Re-Igniting Dreams through the Power of the Sisterhood

A Book review on “The Awakened Woman” by Dr Tererai Trent (Published 2017 by Simon & Shuster, 253 pp)

“Other women’s successful actions are not your competition; they are your inspiration and your opportunities. Sometimes the best way to overcome your own silencing is to see how others are rising above theirs”.

(Dr Trent, The Awakened Woman)

She sits on sofas of every well-known talkback show and laughs, ululates and even cries as she shares her personal journey. This woman is authenticity personified and her story is that of the power of sisterhood. This is the story of Dr Tererai Trent, a lady born in a village called Zvipani in Zimbabwe and dared to dream big.

In her book, The Awakened Woman, she recounts how by the age of 18 she had had three children and was suffering regular abuse at the hands of her husband. Eight years later, with no formal education, she sat next to Jo Luck from Heifer International in her village and shared her dream to get a degree, a masters and then a PhD. 

How did she know about getting a masters and a PhD? She had heard American and British women who undertook projects in her country who, “… opened and closed notebooks full of information that was inaccessible to me”. It is quite telling that with new developments going on around her in post-colonial Zimbabwe, this is what got her attention. Not the rising materialism around her but the need to get educated. If glimpses of people lives have the power to influence our dreams then this passage in her book is a good reminder for us to be deliberate about what we choose to be attentive to as they have the ability to shape our vision of the world.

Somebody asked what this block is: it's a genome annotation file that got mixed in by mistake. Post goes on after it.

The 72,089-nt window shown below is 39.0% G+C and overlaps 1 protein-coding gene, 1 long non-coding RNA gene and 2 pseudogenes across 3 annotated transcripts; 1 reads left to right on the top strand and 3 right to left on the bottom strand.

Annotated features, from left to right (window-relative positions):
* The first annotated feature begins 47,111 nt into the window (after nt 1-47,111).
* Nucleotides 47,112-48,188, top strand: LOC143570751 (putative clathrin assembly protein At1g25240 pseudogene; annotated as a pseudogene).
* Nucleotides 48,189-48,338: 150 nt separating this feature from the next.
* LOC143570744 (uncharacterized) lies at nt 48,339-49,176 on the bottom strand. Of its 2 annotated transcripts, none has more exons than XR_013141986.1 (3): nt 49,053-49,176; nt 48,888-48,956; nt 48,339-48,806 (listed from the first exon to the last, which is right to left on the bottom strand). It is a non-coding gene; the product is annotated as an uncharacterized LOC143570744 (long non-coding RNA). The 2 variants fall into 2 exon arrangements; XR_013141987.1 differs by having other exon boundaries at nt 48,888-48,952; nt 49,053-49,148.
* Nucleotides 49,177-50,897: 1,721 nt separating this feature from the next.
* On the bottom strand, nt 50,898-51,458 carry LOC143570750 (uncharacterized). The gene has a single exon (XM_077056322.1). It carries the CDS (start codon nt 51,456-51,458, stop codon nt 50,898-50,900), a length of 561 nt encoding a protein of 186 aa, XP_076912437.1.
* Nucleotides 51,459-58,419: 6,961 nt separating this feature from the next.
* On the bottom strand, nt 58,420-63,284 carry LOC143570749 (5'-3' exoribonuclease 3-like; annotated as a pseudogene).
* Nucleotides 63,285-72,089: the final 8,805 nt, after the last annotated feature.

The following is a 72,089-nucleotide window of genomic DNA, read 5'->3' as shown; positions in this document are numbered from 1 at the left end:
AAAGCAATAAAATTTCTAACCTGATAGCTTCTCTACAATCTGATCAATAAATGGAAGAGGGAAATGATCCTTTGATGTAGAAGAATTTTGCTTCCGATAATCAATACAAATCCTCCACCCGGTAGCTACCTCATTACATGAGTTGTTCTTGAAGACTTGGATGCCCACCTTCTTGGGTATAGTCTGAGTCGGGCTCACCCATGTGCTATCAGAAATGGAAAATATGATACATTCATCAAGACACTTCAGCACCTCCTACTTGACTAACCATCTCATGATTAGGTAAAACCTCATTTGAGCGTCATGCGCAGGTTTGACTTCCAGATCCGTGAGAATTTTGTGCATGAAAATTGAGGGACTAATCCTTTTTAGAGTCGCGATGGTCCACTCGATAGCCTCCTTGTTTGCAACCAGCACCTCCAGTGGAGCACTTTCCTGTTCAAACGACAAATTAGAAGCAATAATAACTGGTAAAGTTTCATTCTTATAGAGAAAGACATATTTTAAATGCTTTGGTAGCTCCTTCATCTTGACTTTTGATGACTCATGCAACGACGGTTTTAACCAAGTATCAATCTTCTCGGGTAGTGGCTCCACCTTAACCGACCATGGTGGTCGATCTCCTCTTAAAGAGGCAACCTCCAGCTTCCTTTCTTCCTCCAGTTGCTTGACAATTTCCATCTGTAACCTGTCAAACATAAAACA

Throughout the book, Trent keeps espousing the power of the sisterhood because she has benefited from it. From her mother and grandmother who helped keep her dreams alive, to the Director of Heifer International, an NGO that works to end hunger and poverty in the world, the members of her sisterhood told her that her dreams were Tinogona (It is achievable)

For her they truly were as she went on to earn her Bachelors in 2001, her Masters in 2003 and then a PhD in 2009.  However, her story makes quite harrowing reading at times. For instance when she was flung outside their hut by her violent husband and her young daughter had to attend to her as their neighbours gawked on. She writes of her longing to embrace her daughter in this instance giving way to her fear that this would further infuriate her husband. She added, “Shame and isolation made its way to the pit of my stomach and settled there”.

This may have been a significant moment for her as she realised that her eight-year-old daughter was three years away from what was considered an acceptable marriageable age in their community, and this was a baton Trent was not prepared to pass on to her. Trent talks about inter-generational wounds and how we inadvertently pass on our traumas to our offspring’s. These ‘Souls wounds’ or epigenetic inheritance may explain why some are predisposed to certain addictive behaviours than others. In page 27 of her book, Trent asks us what our soul wounds are and if we can afford to be passing this on to our next generation.

There is quite a lot to unpack in this book and the takeaways are many, however, I have summarised a few which were quite important to me:

1. Develop strong female friendships:

We need to dismantle the stereotype that women’s groups/friendships are “toxic, competitive and bitchy”. Find individuals or groups whose life mission align with yours and recognise that their success is yours too. Female relationships will help us navigate the ‘invisible stretch of road’- the space between our ideas and its results.

We must also honour women who have gone before us, women in our family tree, our social circles and in our communities who have “…worked hard not to pass down their soul wounds…instead giv(ing) you a passion and a purpose, a better world” (pg 173)

2. Show up for yourself.